Vernal keratoconjunctivitis (VKC) is a debilitating ocular disease with chronic course which affects mostly the children in their first decade of life . Characteristic clinical features consist of papillae on the upper tarsal conjunctiva, limbal infiltrates, copious discharge and corneal involvement such as punctate keratitis, epithelial erosions and shield ulcers . Severe corneal involvement and conjunctival cicatrization may be sight-threatening. Many studies have made attempts to elucidate the complex immunopathogenesis of VKC in order to define succesful treatment methods providing good clinical outcomes before the development of vision compromising secondary side effects.
The pathogenesis of VKC is multifactorial. Many types of cells such as mast cells, lymphocytes, eosinophils, cytokines and also neuroendocrinological factors may be involved. Topical steroids are generally preferred during exacerbation of the disease in order to control the inflammation and provide a certain amount of local immunosuppression. However, corneal infections, secondary glaucoma and cataract are among the probable side effects. Therefore, topical cyclosporine which mainly limits antigen dependent T cell activation, is being used as an immunomodulator to reduce mentioned side effects and salvage from steroid dependance.
In the present nonrandomized prospective study, we aimed to define the clinical features of VKC in a sample of patients among whom some had received topical cyclosporine as an additional treatment and to evaluate the efficacy and the side effects of the treatment protocole and to determine the change of clinical severity during follow-up.
Material and Method
The study was conducted at the department of Ophthalmology, Cukurova University School of Medicine, Adana upon approval of institutional review board. Written informed consent was obtained from all patients. Twenty patients with a diagnosis of VKC were enrolled in the study. None of the patients had neither worn contact lenses nor received topical steroid or cyclosporine previously but were receiving topical mast cell stabilizers and antihistamines.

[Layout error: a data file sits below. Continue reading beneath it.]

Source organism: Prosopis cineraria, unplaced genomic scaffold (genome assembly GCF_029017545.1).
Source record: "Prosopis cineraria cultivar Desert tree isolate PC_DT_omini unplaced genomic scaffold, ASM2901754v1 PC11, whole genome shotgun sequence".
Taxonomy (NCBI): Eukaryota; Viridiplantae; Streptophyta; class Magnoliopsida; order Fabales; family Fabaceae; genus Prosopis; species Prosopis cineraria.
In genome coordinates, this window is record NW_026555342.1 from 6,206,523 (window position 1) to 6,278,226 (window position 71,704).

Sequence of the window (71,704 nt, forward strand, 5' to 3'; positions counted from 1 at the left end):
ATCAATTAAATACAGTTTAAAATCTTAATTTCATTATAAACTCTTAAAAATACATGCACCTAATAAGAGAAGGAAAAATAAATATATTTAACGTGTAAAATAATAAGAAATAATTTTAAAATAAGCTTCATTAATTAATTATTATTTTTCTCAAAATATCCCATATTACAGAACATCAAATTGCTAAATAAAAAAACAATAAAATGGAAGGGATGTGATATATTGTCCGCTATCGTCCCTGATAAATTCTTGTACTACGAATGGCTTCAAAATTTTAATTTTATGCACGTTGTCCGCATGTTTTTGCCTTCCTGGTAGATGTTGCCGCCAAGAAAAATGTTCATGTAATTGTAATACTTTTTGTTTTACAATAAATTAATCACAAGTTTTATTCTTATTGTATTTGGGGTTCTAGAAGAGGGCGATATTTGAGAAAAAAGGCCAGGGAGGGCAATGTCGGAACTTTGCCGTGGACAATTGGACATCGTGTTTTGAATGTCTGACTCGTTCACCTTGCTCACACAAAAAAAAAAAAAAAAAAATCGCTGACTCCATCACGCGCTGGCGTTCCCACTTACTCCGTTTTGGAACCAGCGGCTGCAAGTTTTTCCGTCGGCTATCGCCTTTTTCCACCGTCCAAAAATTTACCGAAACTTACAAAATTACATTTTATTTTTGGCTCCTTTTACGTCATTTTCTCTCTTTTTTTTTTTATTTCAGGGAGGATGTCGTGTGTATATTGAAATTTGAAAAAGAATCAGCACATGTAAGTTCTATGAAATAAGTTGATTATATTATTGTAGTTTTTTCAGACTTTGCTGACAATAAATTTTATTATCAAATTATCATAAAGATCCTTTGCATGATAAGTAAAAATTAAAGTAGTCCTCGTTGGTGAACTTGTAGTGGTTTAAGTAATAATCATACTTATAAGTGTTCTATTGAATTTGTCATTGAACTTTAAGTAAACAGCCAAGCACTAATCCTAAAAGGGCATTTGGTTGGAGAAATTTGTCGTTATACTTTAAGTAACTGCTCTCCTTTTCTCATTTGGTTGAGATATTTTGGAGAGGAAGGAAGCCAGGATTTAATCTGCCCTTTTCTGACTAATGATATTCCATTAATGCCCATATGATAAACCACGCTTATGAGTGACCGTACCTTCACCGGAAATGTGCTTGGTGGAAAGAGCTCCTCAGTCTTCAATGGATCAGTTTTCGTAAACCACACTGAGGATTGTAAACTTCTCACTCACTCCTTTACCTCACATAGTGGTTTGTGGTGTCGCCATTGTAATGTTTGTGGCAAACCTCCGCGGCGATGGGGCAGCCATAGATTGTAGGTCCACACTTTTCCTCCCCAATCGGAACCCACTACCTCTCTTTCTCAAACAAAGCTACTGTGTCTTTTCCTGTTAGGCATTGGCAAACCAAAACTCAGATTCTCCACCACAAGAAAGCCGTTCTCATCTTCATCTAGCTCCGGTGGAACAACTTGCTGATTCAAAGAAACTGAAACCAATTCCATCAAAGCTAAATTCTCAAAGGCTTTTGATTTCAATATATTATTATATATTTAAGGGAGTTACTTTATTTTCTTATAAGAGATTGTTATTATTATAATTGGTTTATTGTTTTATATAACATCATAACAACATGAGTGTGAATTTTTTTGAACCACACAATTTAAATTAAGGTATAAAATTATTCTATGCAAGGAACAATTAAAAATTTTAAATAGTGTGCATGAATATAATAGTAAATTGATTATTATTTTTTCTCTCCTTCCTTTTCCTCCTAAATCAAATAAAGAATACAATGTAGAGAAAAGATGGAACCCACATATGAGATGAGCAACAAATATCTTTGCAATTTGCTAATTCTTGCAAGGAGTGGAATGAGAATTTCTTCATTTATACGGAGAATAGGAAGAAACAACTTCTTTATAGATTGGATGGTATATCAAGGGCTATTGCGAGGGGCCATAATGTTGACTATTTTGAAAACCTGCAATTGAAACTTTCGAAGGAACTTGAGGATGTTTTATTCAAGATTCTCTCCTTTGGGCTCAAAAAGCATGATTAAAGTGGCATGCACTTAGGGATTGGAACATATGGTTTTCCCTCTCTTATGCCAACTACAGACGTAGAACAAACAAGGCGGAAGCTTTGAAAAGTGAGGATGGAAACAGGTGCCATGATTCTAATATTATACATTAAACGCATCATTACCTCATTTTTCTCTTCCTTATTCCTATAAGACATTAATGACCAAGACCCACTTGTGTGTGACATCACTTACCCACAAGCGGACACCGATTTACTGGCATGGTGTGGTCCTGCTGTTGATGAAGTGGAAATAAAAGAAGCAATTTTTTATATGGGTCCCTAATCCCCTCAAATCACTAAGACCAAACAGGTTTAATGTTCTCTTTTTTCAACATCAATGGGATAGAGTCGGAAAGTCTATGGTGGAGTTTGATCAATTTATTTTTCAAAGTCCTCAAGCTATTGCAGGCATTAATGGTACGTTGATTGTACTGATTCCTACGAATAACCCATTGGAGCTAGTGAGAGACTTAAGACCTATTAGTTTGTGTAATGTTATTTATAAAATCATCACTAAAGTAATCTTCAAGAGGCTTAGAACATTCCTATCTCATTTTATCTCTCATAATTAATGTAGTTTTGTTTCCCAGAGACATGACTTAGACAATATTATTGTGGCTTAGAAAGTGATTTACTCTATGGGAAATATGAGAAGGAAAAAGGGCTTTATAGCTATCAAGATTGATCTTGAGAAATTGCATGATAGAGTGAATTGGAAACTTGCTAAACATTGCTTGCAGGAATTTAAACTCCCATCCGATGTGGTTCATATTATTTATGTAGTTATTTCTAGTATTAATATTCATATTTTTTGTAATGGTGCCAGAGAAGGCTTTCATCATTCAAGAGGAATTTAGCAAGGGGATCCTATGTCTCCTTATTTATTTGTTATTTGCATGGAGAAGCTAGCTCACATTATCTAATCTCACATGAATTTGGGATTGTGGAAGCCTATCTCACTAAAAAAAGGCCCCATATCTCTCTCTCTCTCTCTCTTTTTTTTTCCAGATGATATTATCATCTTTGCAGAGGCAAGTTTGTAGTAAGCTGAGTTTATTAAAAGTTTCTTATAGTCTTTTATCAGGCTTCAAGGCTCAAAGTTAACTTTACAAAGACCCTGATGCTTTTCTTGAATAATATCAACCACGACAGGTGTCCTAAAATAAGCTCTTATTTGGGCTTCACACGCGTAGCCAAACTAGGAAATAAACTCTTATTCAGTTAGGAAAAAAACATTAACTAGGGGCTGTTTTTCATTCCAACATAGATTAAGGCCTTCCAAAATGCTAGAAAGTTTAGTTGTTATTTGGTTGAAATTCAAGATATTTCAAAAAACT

The clinical picture of the patients were graded at initial and the final visits according to the grading system which was previously suggested and introduced by Bonini et al. . Topical steroids (Prednisolone acetate 1%) were added during exacerbation of the disease, tapered and stopped after definite control of the disease. Topical cyclosporine 0.05% (Restasis®) was added for patients who were considered as steroid dependent or unresponsive to steroids according to the clinician’s opinion.
Main outcome measures of the study were the efficacy and safety of the treatment, effect of the treatment on clinical grades and rate of recurrences. Grades were obtained from each patient at the beginning and at the end of the study.
Statistical analyses were performed using SPSS software for Windows version 15.0 (Statistical Package for the Social Sciences, SPSS, Inc., Chicago, IL). Arithmetic mean, standard deviations, median, range, frequency were used as descriptive statistics. For normal distribution of the quantitative data, independent samples t test was used for comparison of two independent groups. Results were accepted as statistically significant when p was <0.05.
Twenty patients (13 males, 7 females) who had the diagnosis of VKC were enrolled in the study. All patients were given topical antihistamines, mast cell stabilizers and artificial tear drops before the study. Topical steroids (prednisolone acetate 1% ) were added during recurrences, tapered and discontinued after alleviation of the inflammation.